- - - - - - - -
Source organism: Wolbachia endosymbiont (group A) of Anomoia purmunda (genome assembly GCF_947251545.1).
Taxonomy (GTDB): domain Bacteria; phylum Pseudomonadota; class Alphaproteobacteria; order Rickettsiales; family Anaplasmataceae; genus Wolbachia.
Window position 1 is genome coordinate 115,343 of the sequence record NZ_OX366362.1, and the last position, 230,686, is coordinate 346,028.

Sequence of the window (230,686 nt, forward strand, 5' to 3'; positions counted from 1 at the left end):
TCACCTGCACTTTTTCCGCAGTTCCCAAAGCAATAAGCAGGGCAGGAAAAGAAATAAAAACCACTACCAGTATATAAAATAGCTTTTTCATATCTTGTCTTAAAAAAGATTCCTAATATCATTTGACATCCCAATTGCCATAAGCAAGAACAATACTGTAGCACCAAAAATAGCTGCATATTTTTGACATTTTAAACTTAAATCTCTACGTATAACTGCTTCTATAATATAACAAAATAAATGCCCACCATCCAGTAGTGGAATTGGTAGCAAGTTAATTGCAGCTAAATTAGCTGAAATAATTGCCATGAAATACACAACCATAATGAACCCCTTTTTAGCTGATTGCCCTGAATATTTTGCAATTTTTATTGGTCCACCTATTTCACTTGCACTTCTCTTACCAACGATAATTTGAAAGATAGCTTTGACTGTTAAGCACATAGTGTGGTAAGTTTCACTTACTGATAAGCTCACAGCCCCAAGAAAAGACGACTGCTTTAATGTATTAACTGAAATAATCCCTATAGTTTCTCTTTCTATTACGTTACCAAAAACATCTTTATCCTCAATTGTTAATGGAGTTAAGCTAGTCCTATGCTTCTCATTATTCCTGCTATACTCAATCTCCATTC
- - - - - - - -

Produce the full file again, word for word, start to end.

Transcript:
Source organism: Wolbachia endosymbiont (group A) of Anomoia purmunda (genome assembly GCF_947251545.1).
Taxonomy (GTDB): domain Bacteria; phylum Pseudomonadota; class Alphaproteobacteria; order Rickettsiales; family Anaplasmataceae; genus Wolbachia.
Window position 1 is genome coordinate 115,343 of the sequence record NZ_OX366362.1, and the last position, 230,686, is coordinate 346,028.

Sequence of the window (230,686 nt, forward strand, 5' to 3'; positions counted from 1 at the left end):
TCACCTGCACTTTTTCCGCAGTTCCCAAAGCAATAAGCAGGGCAGGAAAAGAAATAAAAACCACTACCAGTATATAAAATAGCTTTTTCATATCTTGTCTTAAAAAAGATTCCTAATATCATTTGACATCCCAATTGCCATAAGCAAGAACAATACTGTAGCACCAAAAATAGCTGCATATTTTTGACATTTTAAACTTAAATCTCTACGTATAACTGCTTCTATAATATAACAAAATAAATGCCCACCATCCAGTAGTGGAATTGGTAGCAAGTTAATTGCAGCTAAATTAGCTGAAATAATTGCCATGAAATACACAACCATAATGAACCCCTTTTTAGCTGATTGCCCTGAATATTTTGCAATTTTTATTGGTCCACCTATTTCACTTGCACTTCTCTTACCAACGATAATTTGAAAGATAGCTTTGACTGTTAAGCACATAGTGTGGTAAGTTTCACTTACTGATAAGCTCACAGCCCCAAGAAAAGACGACTGCTTTAATGTATTAACTGAAATAATCCCTATAGTTTCTCTTTCTATTACGTTACCAAAAACATCTTTATCCTCAATTGTTAATGGAGTTAAGCTAGTCCTATGCTTCTCATTATTCCTGCTATACTCAATCTCCATTC